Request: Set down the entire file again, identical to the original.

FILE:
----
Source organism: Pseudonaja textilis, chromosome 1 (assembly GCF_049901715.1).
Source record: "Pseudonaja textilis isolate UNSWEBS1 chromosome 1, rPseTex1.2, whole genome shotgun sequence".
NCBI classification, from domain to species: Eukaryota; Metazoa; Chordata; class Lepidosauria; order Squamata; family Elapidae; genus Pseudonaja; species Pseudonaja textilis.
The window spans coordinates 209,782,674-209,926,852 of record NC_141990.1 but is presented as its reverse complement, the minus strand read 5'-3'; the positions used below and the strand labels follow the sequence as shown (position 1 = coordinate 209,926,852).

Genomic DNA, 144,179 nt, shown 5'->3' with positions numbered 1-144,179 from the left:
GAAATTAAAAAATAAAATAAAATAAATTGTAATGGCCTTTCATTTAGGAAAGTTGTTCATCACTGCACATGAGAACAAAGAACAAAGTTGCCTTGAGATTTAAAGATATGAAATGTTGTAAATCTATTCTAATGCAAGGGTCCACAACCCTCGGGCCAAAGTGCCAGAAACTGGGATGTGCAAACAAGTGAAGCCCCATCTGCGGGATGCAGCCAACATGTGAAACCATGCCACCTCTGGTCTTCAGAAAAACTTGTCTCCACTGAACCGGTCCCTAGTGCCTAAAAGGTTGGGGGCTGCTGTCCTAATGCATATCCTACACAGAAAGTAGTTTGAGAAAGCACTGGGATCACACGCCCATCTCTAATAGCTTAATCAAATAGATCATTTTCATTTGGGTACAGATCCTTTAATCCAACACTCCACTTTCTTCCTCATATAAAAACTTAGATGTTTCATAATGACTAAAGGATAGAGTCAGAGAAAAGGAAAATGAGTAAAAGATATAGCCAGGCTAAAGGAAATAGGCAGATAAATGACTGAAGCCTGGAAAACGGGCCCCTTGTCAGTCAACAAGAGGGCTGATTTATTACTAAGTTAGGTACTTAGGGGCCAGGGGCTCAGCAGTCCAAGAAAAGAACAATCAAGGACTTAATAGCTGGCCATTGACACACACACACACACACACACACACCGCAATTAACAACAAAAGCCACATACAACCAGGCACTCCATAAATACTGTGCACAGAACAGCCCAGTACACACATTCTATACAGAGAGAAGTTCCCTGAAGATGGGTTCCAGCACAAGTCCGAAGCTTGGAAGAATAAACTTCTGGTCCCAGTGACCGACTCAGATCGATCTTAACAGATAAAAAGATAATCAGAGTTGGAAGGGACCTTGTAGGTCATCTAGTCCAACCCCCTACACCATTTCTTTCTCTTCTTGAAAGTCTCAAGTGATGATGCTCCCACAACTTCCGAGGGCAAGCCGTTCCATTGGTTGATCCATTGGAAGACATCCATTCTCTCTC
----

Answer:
Source organism: Pseudonaja textilis, chromosome 1 (assembly GCF_049901715.1).
Source record: "Pseudonaja textilis isolate UNSWEBS1 chromosome 1, rPseTex1.2, whole genome shotgun sequence".
NCBI classification, from domain to species: Eukaryota; Metazoa; Chordata; class Lepidosauria; order Squamata; family Elapidae; genus Pseudonaja; species Pseudonaja textilis.
The window spans coordinates 209,782,674-209,926,852 of record NC_141990.1 but is presented as its reverse complement, the minus strand read 5'-3'; the positions used below and the strand labels follow the sequence as shown (position 1 = coordinate 209,926,852).

Genomic DNA, 144,179 nt, shown 5'->3' with positions numbered 1-144,179 from the left:
GAAATTAAAAAATAAAATAAAATAAATTGTAATGGCCTTTCATTTAGGAAAGTTGTTCATCACTGCACATGAGAACAAAGAACAAAGTTGCCTTGAGATTTAAAGATATGAAATGTTGTAAATCTATTCTAATGCAAGGGTCCACAACCCTCGGGCCAAAGTGCCAGAAACTGGGATGTGCAAACAAGTGAAGCCCCATCTGCGGGATGCAGCCAACATGTGAAACCATGCCACCTCTGGTCTTCAGAAAAACTTGTCTCCACTGAACCGGTCCCTAGTGCCTAAAAGGTTGGGGGCTGCTGTCCTAATGCATATCCTACACAGAAAGTAGTTTGAGAAAGCACTGGGATCACACGCCCATCTCTAATAGCTTAATCAAATAGATCATTTTCATTTGGGTACAGATCCTTTAATCCAACACTCCACTTTCTTCCTCATATAAAAACTTAGATGTTTCATAATGACTAAAGGATAGAGTCAGAGAAAAGGAAAATGAGTAAAAGATATAGCCAGGCTAAAGGAAATAGGCAGATAAATGACTGAAGCCTGGAAAACGGGCCCCTTGTCAGTCAACAAGAGGGCTGATTTATTACTAAGTTAGGTACTTAGGGGCCAGGGGCTCAGCAGTCCAAGAAAAGAACAATCAAGGACTTAATAGCTGGCCATTGACACACACACACACACACACACACACCGCAATTAACAACAAAAGCCACATACAACCAGGCACTCCATAAATACTGTGCACAGAACAGCCCAGTACACACATTCTATACAGAGAGAAGTTCCCTGAAGATGGGTTCCAGCACAAGTCCGAAGCTTGGAAGAATAAACTTCTGGTCCCAGTGACCGACTCAGATCGATCTTAACAGATAAAAAGATAATCAGAGTTGGAAGGGACCTTGTAGGTCATCTAGTCCAACCCCCTACACCATTTCTTTCTCTTCTTGAAAGTCTCAAGTGATGATGCTCCCACAACTTCCGAGGGCAAGCCGTTCCATTGGTTGATCCATTGGAAGACATCCATTCTCTCTC